[Spellyans] sickle/scythe

Nicholas Williams njawilliams at gmail.com
Fri Nov 6 17:07:32 GMT 2009


It is likely that Lhuyd's filh is indeed a plural in origin. I should
recommend falgh f., plural fylgh, fylghyow. Voulz is almost certainly
a different word (though from the same Latin etymon). In KS it would
be written fâls, with a circumflex to show that the etymological a was
raised and rounded. In SWF I can't say.

By the way both falgh/fylgh and fâls refer to the scythe. This has a
shaft with two short handles attached and a curved blade at right
angles to it. The scythe is still used in Ireland to mow hay (grass).
The scythe is traditionally held by Death as the reaper.
http://en.wikipedia.org/wiki/Scythe
http://dansemacabre.files.wordpress.com/2008/09/grim_reaper.jpg

 A sickle is much smaller and has a handle for one hand only and a
semicircular blade. In Cornish this is crobman, cromman (Lhuyd's
krobman). It was widely used to reap corn. For example in Stubbs'
famous picture of the Reapers where the man on the right near the
horseman is using a sickle. The sickle crossed with the hammer was the
device used by communist parties and states.
http://en.wikipedia.org/wiki/Sickle
http://www.tate.org.uk/britain/exhibitions/stubbs/images/works/reapers.jpg
http://en.wikipedia.org/wiki/Hammer_and_sickle

I have used both scythe and sickle. They are very different and should
not be confused.
Falgh and Fals refer to the scythe, not the sickle.

Nicholas

On 11/6/09, Owen Cook <owen.e.cook at gmail.com> wrote:
> There's surely an argument to be made for 'fowls' alongside 'fylgh',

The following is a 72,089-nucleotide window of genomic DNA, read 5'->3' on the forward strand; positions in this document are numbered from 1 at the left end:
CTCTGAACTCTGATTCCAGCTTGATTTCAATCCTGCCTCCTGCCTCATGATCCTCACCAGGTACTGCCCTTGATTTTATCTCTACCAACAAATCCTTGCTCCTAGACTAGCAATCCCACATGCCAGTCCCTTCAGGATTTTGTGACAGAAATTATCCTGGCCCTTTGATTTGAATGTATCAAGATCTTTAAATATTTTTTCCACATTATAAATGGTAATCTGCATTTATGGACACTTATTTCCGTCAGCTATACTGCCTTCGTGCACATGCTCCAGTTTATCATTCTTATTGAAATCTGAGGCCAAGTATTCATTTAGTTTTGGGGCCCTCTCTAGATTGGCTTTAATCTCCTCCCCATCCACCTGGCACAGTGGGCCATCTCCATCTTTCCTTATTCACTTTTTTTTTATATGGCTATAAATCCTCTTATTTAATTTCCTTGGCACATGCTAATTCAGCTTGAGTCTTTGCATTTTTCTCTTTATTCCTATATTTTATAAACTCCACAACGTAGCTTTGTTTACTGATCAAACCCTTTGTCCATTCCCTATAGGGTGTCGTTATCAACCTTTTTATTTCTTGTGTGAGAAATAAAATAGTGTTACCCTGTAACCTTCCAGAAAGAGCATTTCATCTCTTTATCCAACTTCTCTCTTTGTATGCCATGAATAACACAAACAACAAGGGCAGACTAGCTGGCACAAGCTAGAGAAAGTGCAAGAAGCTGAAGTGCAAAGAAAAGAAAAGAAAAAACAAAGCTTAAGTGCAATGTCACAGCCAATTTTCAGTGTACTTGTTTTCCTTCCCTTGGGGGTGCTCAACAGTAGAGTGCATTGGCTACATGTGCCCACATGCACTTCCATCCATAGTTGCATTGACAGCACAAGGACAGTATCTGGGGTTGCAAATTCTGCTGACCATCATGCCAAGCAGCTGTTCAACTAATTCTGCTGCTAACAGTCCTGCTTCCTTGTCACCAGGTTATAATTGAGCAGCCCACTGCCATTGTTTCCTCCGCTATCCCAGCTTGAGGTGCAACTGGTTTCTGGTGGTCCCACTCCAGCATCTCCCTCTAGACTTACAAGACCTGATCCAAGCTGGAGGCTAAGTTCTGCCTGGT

>  on the strength of that evidence.
>
>  ~~Owen
>
>  2009/11/4 Daniel Prohaska <daniel at ryan-prohaska.com>:
>
> > Nance gives falgh and the plural fylghyow, George falgh, fylghyer; based on
>  > Breton falc’h, filc’hier. This appears to derive from Latin falcem
>  > (Deshayes’ “Dictionaire Étymologique du Breton”). Lhuyd’s fîlh, filh appears
>  > to be a singular form, possibly derived from a plural form. Lhuyd’s voụlz,
>  > voulz, vɐụlz may be from Old French falz (George). No plural appears to be
>  > attested.
>  >
>  > In my dictionary I have given falgh, but also included fylgh as a Late
>  > Cornish based form. Maybe Lhuyd’s fîlh is a plural.
>  >
>  > Dan
>  >
>  >
>  >
>  > ________________________________
>  >
>  > From: j.mills at email.com
>  > Sent: Wednesday, November 04, 2009 11:51 AM
>  >
>  >
>  >
>  > “Lhuyd (1707) gives the following words for 'scythe': fîlh [58b]; filh
>  > [293a]; voụlz [58b]; voulz [293a]; vɐụlz [241a]. George (GKK) follows Nance
>  > (1938) and gives "falgh". How should we spell this word.
>  >
>  > Ol an gwella
>  >
>  > Jon”
>  >
>
>
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